Currently, Iranians can enjoy rooming service with 105 countries, and 238 foreign operators and steps have been taken to launch the fifth operator for the country’s mobile phones.
In Iran, internet cafés are known as coffee nets, though you’ll rarely find coffee on the menu. You can get online in all Iranian cities and big towns, and a growing number of smaller centers. Mobile apps like Telegram and WhatsApp are well known and used everywhere in Iran. Most of the hotels provide Wi-Fi internet access.
How to get Iranian sim cards?
There are some well-known operators in Iran, which Hamrahe Aval and Irancell are the most prominent ones. You can purchase them while arriving in Tehran at Imam Khomeini airport (IKA). You might find them at kiosks offering internet or cell phone services. For buying them, you need to submit your passport and information on it to be registered. Hamrahe Avval offers a Tourist sim card with a maximum validity of 1 month. You can see further details at https://mci.ir/web/en/tourism-simcard for Hamrahe Avval and https://irancell.ir/en/home for Irancell sim cards.
What kind of VPN to use in Iran?
While using the Internet in Iran, you might face restrictions entering your desired sites and applications, so you need a VPN. Hi VPN, Psiphon, and Hotspot Shield are recommended for Android users, but you have to test them to see which one works. For IOS users, Psiphon, Free VPN, VPNProxyMaster, and X-VPN have proved to work but still needs tests.
Rules in IRAN
People in Iran have to obey the dress code of the country. Men and women are up-fashioned, especially in big cities, and you can find some famous brands there as well. However, there are some rules to obey, especially for women. From the hijab headscarf and chador to anything in-between, the Iran dress code for women doesn’t have to be complicated or confusing. Actually, you will realize that tradition is mixed with modern fashion, and it is not as worrying as it seems.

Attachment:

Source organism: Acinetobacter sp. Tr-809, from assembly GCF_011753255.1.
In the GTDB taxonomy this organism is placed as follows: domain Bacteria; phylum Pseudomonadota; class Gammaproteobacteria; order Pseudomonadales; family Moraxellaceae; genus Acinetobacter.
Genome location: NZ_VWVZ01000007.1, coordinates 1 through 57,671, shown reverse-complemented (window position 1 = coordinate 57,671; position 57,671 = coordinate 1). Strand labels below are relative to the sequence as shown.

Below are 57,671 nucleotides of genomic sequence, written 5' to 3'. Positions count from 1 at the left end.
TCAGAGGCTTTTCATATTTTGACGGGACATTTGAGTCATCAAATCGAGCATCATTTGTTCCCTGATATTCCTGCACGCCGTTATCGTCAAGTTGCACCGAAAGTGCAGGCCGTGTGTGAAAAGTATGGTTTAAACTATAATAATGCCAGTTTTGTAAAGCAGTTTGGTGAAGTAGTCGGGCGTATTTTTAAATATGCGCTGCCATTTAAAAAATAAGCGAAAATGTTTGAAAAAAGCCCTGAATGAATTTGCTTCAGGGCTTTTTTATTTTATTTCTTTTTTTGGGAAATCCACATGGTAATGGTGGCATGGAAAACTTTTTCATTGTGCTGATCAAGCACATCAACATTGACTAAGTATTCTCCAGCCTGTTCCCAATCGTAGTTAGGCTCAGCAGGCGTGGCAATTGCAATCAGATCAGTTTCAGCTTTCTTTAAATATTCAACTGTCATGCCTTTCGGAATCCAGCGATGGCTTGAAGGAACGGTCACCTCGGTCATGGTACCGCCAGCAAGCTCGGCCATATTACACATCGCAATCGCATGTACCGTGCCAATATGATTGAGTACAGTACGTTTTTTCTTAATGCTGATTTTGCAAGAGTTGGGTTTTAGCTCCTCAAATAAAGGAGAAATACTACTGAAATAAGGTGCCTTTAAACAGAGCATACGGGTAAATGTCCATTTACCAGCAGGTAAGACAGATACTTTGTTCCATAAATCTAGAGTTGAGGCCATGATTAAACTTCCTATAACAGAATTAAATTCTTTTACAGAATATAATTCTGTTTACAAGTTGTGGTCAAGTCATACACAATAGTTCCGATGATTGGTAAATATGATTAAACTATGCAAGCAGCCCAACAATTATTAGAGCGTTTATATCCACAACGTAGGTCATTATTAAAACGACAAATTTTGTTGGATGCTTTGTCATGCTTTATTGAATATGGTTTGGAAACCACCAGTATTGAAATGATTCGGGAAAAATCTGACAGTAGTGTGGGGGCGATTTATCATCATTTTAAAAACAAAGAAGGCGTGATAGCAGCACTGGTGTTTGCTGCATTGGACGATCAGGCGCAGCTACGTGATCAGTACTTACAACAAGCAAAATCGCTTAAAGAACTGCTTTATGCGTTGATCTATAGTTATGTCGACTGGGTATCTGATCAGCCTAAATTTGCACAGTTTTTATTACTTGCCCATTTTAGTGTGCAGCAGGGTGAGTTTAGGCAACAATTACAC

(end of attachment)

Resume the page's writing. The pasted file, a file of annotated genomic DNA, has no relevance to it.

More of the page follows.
Dress code for Women
Wearing Hijab in Iran
During Travel to Iran, you need to wear Hijab. It is necessary to wear a headscarf when entering the country and every day in all public places. It is good to know that Hijab in Iran is more like a social etiquette than religious law; therefore, it is unnecessary to cover whole your head. You can enjoy shopping and go out with just a regular scarf in whatever color you want. It is not necessary to wear black or dark-colored Hijab even in main Iran tourist attractions.
Article Suggestions: How to dress up like a local in Iran
Men dress code
In Iran, it is against the norm for men to wear shorts or sleeveless shirts; however, wearing t-shirts is common and normal. Although each city has its own cultural dress, the majority of people wear like this.
Drinking in Iran
Actually, in Iran, there is no alcohol. You cannot find it in any place, even in hotels. Consequently, there is no club or bars there neither. You can order a non-alcoholic beer or flavored one in the restaurants, cafes, or other places. Usually, locals know people to buy alcohol for you. If it is not necessary to forget it, but you are sure you can ask them if you know any local there.
Etiquettes in Iran